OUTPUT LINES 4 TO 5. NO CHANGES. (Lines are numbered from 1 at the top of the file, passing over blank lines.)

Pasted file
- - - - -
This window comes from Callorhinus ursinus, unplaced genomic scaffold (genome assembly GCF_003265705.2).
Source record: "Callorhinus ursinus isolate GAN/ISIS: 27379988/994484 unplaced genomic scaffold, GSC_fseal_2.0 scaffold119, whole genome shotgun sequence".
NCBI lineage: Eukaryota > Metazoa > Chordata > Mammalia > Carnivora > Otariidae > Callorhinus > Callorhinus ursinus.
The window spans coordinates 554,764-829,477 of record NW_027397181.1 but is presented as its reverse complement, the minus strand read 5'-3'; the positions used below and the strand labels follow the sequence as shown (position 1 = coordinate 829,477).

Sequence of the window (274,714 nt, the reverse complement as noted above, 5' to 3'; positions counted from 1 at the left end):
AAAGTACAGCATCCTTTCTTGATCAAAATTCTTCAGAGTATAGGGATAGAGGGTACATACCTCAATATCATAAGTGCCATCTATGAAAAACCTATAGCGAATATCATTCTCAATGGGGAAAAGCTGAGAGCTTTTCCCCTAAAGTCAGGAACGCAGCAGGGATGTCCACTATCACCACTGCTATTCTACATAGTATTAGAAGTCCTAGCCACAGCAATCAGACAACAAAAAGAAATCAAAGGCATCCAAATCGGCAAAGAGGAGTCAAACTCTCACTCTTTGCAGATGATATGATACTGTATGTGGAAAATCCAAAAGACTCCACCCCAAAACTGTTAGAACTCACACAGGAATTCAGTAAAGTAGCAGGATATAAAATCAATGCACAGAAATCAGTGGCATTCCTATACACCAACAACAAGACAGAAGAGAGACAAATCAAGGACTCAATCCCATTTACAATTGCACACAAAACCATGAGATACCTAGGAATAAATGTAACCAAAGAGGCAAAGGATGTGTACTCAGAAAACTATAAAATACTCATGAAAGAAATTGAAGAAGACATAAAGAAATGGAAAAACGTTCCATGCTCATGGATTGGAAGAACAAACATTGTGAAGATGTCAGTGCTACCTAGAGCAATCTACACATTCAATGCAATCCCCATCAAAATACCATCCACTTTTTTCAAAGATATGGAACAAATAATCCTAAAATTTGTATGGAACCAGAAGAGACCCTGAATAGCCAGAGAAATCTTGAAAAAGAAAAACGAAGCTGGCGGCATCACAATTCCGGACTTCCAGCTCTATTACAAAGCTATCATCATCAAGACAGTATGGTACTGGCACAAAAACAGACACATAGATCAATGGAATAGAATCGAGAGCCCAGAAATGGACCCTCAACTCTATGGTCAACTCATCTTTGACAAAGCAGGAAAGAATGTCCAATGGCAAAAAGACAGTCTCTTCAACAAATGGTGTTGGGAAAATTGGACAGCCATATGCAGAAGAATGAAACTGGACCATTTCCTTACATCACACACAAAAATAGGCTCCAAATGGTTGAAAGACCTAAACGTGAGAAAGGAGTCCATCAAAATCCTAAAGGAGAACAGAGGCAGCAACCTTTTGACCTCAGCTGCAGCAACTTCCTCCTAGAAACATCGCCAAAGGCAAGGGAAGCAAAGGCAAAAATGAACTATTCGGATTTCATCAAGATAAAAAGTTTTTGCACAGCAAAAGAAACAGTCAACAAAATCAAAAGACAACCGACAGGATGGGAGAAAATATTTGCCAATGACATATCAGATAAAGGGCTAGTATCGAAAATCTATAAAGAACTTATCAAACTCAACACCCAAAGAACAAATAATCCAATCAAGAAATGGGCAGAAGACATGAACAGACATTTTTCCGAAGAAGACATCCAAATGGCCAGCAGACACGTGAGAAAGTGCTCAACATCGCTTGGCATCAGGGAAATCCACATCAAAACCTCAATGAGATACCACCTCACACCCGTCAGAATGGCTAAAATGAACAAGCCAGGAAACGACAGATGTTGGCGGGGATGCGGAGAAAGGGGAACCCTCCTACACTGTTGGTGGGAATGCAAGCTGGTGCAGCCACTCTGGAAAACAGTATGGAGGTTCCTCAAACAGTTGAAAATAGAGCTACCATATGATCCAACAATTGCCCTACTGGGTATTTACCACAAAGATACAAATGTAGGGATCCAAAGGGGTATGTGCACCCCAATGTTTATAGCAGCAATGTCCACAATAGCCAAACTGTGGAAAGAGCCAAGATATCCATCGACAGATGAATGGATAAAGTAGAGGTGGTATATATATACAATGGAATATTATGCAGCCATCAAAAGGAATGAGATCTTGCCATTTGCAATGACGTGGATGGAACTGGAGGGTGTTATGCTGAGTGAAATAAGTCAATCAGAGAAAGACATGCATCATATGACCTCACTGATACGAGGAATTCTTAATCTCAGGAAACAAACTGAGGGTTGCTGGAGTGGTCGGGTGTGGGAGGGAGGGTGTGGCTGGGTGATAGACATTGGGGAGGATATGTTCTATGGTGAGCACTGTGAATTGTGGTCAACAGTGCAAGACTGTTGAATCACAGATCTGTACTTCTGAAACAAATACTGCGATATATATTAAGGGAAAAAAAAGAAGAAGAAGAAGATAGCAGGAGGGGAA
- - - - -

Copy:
The window spans coordinates 554,764-829,477 of record NW_027397181.1 but is presented as its reverse complement, the minus strand read 5'-3'; the positions used below and the strand labels follow the sequence as shown (position 1 = coordinate 829,477).

Sequence of the window (274,714 nt, the reverse complement as noted above, 5' to 3'; positions counted from 1 at the left end):